The "I'm Free" Attitude

The "I'm Free At Last!" attitude is dangerous for divorcing fathers. Your mission is your children's happiness and security – which you cannot provide if you are not available to them.

By Douglas C, McKee
Updated: February 18, 2016
Fathers and divorce

The "I'm Free at Last" attitude is one that some men get when they first separate from their wives. I’ve seen it many, many times. It is feeling that you are free and can do whatever you wish to do. This is a dangerous attitude. This attitude will kill any chance that you may have of sole custody or even joint custody. This is why I mentioned earlier about avoiding residency at a buddy’s house. The chances are greater that staying with a buddy will lead you down a road of irresponsibility. This is no reflection on any friends that you may have but I can assure you that if you choose to take this avenue you will most likely find yourself spending less time with your children and more time with your friend or friends. This is just natural after getting out of the "prison" of a bad marriage. Don’t stain your chances; keep your children’s best interests in mind. Avoid giving your ex the opportunity to accuse you of dumping her for your friends and abandoning your children. Whether or not this was the reason for the separation is irrelevant. The fact is that it clouds your intentions and an attorney can take brutal advantage of this situation and a judge will most likely buy it.

Remember, your mission is your children’s happiness and security. It is impossible for you to give them either if you are unavailable to them. Trust me, get your own place and visit your friends like any other adult would, invite them to your place but don’t turn your new place into the local party pad either because this too will backfire on you. You have created this new place as a second home for your children; they need to feel safe there. It is impossible for them to feel safe with a revolving front door. They need a stable home environment from both of you. Keep in mind that if you don’t make your new home a safe and comfortable place for your children, it is possible that your ex could get a court order that would prevent you from taking them there; thereby preventing any overnight visitation plans that you may have. This too will backfire on you when you go to court. You need to be responsible and use good judgment. As a side note, when you set up visitations with your children, don’t bring along your pals.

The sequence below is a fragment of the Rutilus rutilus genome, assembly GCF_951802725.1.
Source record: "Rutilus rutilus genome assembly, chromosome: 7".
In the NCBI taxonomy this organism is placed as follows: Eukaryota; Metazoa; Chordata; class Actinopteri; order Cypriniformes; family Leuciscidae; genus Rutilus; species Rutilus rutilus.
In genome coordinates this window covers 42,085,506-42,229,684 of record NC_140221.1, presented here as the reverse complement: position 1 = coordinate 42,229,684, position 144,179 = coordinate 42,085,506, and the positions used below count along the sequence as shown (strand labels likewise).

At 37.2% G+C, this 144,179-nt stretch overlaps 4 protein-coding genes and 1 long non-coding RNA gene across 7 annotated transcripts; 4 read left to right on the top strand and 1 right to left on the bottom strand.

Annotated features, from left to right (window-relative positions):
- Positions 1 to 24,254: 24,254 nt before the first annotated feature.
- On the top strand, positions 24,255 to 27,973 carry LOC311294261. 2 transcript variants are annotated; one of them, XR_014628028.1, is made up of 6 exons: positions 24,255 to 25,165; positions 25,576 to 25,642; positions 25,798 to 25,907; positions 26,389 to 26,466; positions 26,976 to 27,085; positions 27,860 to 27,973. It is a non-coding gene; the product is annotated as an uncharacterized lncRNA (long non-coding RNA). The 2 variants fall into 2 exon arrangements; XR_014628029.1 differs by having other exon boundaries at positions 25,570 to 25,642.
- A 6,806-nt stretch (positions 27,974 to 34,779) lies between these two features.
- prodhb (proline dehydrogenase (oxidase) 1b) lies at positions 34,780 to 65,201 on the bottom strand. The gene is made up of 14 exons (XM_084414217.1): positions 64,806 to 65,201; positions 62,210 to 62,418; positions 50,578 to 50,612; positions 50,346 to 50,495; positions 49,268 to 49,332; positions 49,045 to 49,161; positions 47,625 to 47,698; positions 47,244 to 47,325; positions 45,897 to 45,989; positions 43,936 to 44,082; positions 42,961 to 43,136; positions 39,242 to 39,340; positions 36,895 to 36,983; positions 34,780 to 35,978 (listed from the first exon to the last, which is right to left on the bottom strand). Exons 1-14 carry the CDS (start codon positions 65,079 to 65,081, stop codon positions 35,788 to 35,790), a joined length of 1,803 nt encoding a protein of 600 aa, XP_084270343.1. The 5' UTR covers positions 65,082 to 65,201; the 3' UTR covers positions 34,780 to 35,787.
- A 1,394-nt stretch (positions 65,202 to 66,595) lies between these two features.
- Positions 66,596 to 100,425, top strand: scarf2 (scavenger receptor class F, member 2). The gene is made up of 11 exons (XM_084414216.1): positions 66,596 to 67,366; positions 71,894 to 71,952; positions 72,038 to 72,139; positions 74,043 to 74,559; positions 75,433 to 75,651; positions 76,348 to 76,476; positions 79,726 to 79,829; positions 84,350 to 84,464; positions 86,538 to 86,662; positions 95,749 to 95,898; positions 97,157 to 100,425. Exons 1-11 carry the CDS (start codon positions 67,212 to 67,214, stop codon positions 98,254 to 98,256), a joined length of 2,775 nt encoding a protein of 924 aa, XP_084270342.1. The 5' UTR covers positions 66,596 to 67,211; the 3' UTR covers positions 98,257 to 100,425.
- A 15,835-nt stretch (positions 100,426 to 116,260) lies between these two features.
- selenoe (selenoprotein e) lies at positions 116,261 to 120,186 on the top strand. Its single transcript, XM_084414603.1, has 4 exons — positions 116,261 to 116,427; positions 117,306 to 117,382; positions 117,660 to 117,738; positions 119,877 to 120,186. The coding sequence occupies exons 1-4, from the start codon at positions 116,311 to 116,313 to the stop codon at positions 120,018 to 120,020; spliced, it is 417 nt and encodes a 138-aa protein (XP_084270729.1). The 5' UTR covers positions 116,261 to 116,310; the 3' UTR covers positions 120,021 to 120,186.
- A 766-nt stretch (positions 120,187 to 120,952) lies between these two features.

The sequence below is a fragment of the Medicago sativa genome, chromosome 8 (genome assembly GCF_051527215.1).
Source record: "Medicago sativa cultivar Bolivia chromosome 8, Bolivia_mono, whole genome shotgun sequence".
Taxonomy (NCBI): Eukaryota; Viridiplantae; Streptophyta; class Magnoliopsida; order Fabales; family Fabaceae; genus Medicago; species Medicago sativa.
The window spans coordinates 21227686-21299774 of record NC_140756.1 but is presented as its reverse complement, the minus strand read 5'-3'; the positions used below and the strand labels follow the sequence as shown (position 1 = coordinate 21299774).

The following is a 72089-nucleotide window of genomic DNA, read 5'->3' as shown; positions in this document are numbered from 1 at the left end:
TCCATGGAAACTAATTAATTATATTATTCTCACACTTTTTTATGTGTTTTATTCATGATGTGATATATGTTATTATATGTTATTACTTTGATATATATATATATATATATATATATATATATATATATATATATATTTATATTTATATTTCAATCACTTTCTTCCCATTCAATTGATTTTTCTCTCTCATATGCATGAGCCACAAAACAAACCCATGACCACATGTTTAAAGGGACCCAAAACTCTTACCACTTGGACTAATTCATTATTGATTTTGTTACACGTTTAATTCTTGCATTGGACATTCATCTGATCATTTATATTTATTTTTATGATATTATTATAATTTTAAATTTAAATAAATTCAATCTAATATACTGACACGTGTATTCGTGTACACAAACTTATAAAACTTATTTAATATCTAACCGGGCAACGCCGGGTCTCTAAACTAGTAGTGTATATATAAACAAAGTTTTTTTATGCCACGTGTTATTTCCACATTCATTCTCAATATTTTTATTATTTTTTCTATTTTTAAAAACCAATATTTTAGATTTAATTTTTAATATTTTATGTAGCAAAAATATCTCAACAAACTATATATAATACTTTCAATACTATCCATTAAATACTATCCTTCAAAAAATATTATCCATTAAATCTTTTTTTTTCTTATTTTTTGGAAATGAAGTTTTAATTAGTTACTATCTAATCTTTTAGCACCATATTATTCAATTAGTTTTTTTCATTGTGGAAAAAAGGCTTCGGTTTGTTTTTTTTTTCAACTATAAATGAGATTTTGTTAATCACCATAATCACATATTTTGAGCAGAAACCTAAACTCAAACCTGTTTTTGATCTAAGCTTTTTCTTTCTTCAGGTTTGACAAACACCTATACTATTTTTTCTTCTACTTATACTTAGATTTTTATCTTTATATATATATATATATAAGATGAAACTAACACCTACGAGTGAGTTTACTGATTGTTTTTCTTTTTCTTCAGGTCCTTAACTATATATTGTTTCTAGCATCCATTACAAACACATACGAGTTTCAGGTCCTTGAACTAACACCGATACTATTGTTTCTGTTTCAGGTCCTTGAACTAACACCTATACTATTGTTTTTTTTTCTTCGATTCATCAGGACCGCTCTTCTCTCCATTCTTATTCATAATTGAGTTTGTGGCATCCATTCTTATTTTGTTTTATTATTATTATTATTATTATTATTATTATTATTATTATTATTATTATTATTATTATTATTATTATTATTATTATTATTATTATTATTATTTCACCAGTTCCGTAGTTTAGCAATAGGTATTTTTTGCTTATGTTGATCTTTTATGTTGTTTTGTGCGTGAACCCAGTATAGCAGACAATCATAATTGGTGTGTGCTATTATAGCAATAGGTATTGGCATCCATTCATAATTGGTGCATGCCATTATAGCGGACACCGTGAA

Your children are looking forward to seeing you and need your full attention, so give it to them.

One of the mistakes that I made during the first phase of my separation was not taking advantage of all the free time that I spend with Douglas and Matthew. If you recall, I mentioned earlier that "fishing was fun again". Although my fishing and hunting activities were grossly exaggerated in the courtroom, it gave my ex’s attorney something to capitalize on. He made it sound like I was gone fishing or hunting virtually all of the time. He made it sound as though these activities were more important than seeing the boys. Of course this was untrue but it made me an easy target. Sure, I would call them while I was fishing or hunting but the bottom line was that instead of calling them I could have been seeing them. This all hit me in the face despite the fact that we had a visitation schedule in place. This is my "I’m free" attitude period. In retrospect, I should have seen Douglas and Matthew more often at the beginning of the separation and the temporary order to let them go to east coast might never have been granted.


This excerpt from A Father's Journey To Custody (Trafford Publishing, 2008) by Douglas C. McKee is reprinted here with permission. Douglas C. McKee, a father of five beautiful children; two of whom he was awarded primary physical custody from a previous marriage, knows first hand, the heartache of a divorce that involves children and the benefits of maintaining ongoing contact with them during this rough time. The book is available at

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September 02, 2009
Categories:  Child Custody

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